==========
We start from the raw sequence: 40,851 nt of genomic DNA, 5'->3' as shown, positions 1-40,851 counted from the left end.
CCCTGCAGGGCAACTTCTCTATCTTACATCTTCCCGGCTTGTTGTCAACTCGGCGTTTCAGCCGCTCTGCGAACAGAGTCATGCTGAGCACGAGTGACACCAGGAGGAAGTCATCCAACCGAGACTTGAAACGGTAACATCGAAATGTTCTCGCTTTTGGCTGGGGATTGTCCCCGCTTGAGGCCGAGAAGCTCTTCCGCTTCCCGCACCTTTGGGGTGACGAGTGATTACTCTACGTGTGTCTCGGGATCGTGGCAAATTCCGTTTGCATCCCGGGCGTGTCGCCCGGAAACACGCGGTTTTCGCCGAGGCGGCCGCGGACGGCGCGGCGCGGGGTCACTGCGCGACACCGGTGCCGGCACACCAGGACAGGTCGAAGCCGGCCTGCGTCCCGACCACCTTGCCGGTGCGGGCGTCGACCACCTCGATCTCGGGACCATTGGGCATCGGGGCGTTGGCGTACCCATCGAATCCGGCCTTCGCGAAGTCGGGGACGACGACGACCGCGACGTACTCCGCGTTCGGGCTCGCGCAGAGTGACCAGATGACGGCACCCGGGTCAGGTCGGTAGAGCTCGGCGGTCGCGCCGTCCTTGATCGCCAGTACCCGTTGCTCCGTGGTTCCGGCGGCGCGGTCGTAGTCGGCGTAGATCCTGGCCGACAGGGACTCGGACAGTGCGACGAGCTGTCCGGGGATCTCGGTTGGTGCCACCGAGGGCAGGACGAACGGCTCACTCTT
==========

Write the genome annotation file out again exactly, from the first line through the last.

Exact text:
We start from the raw sequence: 40,851 nt of genomic DNA, 5'->3' as shown, positions 1-40,851 counted from the left end.
CCCTGCAGGGCAACTTCTCTATCTTACATCTTCCCGGCTTGTTGTCAACTCGGCGTTTCAGCCGCTCTGCGAACAGAGTCATGCTGAGCACGAGTGACACCAGGAGGAAGTCATCCAACCGAGACTTGAAACGGTAACATCGAAATGTTCTCGCTTTTGGCTGGGGATTGTCCCCGCTTGAGGCCGAGAAGCTCTTCCGCTTCCCGCACCTTTGGGGTGACGAGTGATTACTCTACGTGTGTCTCGGGATCGTGGCAAATTCCGTTTGCATCCCGGGCGTGTCGCCCGGAAACACGCGGTTTTCGCCGAGGCGGCCGCGGACGGCGCGGCGCGGGGTCACTGCGCGACACCGGTGCCGGCACACCAGGACAGGTCGAAGCCGGCCTGCGTCCCGACCACCTTGCCGGTGCGGGCGTCGACCACCTCGATCTCGGGACCATTGGGCATCGGGGCGTTGGCGTACCCATCGAATCCGGCCTTCGCGAAGTCGGGGACGACGACGACCGCGACGTACTCCGCGTTCGGGCTCGCGCAGAGTGACCAGATGACGGCACCCGGGTCAGGTCGGTAGAGCTCGGCGGTCGCGCCGTCCTTGATCGCCAGTACCCGTTGCTCCGTGGTTCCGGCGGCGCGGTCGTAGTCGGCGTAGATCCTGGCCGACAGGGACTCGGACAGTGCGACGAGCTGTCCGGGGATCTCGGTTGGTGCCACCGAGGGCAGGACGAACGGCTCACTCTT